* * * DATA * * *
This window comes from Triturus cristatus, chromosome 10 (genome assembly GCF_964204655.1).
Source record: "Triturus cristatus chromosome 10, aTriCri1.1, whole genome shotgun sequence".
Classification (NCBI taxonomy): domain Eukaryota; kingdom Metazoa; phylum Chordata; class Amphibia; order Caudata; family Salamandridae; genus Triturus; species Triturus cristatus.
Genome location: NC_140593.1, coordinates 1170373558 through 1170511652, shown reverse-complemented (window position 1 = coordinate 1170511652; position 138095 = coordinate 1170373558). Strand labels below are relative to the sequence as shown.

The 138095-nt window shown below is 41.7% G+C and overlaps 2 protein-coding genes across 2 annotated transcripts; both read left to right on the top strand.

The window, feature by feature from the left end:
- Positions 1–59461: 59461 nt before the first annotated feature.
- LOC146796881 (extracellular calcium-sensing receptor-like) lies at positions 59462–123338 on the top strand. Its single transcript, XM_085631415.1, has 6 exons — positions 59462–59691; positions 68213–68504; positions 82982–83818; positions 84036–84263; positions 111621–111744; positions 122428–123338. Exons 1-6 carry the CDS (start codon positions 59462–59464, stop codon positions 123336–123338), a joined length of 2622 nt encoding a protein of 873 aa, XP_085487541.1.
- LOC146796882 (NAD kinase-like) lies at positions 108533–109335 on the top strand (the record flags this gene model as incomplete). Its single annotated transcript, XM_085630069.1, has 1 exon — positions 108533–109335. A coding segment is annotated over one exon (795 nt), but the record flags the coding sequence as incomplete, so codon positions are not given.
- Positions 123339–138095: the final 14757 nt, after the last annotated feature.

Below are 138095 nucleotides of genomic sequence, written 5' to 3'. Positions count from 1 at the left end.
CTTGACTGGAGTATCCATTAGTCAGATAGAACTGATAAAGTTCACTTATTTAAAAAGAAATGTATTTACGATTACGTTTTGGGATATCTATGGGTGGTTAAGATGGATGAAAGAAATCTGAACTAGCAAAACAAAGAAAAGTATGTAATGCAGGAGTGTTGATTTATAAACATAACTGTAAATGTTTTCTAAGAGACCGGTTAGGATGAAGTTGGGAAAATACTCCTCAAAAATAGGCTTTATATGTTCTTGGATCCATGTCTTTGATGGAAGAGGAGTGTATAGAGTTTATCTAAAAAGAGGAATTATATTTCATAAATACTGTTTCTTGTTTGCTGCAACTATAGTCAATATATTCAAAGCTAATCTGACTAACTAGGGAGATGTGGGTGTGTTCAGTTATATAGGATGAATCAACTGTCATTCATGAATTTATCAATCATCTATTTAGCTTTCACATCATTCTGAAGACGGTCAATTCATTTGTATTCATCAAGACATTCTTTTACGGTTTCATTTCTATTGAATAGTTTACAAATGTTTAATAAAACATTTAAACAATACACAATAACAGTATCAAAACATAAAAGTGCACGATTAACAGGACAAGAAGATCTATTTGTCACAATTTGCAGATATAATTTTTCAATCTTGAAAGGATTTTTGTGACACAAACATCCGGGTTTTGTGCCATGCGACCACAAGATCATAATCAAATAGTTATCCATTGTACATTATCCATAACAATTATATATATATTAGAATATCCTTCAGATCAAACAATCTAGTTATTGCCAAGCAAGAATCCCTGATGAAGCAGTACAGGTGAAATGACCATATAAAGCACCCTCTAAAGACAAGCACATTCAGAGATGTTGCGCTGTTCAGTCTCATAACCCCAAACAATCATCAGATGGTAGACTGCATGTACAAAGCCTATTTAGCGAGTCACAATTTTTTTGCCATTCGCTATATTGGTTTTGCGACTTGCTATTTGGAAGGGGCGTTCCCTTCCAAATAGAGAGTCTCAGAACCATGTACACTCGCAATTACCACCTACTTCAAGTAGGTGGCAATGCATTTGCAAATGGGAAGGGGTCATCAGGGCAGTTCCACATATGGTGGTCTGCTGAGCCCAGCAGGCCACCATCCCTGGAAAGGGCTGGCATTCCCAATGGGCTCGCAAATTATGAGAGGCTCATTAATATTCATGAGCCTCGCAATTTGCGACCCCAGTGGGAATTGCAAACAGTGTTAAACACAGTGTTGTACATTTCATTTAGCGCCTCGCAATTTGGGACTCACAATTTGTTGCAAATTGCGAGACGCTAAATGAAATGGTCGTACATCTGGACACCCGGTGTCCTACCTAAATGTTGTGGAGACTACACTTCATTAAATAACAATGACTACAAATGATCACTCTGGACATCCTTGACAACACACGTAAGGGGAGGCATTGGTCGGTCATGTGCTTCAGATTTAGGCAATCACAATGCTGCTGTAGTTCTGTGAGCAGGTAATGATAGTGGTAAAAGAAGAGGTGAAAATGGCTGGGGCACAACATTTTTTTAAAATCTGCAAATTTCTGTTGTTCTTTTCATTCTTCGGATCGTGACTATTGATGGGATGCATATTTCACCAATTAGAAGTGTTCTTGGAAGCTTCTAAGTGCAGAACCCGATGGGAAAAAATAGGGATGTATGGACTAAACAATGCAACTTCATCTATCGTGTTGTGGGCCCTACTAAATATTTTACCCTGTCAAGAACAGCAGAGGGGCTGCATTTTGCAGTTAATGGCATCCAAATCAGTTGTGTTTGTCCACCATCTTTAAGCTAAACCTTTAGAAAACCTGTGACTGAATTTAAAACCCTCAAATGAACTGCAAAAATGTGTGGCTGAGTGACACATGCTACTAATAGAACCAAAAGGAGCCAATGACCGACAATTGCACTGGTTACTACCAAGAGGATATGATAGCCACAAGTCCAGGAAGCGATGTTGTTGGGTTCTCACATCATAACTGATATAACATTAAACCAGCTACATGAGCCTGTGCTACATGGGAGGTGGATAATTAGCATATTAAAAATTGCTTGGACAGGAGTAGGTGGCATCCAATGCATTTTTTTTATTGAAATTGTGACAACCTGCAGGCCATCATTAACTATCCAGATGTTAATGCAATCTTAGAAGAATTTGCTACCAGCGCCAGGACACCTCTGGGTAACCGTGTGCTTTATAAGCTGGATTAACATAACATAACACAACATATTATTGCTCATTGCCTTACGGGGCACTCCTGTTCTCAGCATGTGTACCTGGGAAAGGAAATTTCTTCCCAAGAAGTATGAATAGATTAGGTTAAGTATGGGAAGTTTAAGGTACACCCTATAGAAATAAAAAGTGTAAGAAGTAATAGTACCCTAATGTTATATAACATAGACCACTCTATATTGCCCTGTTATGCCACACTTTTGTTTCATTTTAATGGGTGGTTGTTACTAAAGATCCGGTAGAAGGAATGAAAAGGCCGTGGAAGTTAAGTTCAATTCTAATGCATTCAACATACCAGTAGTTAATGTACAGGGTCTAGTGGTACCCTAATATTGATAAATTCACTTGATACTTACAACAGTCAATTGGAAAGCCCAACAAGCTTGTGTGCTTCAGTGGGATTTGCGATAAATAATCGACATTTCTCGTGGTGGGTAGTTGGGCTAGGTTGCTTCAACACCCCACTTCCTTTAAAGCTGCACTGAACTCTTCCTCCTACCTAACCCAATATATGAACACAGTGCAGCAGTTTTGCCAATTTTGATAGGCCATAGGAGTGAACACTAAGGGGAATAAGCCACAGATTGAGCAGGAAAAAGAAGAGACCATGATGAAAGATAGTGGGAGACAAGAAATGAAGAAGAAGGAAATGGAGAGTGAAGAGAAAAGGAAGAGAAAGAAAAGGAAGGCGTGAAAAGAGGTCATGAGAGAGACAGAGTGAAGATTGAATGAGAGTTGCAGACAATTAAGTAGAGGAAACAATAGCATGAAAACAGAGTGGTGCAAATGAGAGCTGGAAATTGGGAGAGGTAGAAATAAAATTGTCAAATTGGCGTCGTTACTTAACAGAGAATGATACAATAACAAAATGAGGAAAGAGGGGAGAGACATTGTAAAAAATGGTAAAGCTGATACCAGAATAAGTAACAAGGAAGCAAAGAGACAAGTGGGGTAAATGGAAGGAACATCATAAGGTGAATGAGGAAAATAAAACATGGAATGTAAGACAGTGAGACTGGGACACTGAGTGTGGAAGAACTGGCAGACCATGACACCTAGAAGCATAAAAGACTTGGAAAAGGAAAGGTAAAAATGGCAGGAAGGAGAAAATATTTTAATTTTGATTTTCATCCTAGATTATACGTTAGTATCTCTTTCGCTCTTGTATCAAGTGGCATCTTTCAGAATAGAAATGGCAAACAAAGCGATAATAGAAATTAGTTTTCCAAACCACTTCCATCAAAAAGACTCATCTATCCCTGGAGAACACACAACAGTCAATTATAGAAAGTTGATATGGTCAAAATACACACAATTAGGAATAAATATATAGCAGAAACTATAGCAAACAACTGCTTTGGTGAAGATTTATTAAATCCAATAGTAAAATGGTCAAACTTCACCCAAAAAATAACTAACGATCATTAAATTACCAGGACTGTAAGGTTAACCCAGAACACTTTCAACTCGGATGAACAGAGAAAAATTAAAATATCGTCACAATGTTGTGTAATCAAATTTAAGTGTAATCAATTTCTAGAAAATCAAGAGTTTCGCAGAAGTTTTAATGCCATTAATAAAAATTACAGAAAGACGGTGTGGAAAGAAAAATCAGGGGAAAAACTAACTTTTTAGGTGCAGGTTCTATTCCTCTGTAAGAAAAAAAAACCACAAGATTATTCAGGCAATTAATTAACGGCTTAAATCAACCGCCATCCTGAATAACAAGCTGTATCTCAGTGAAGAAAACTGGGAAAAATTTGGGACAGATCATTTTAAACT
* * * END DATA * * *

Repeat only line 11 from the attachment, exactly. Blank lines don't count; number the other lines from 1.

Below are 138095 nucleotides of genomic sequence, written 5' to 3'. Positions count from 1 at the left end.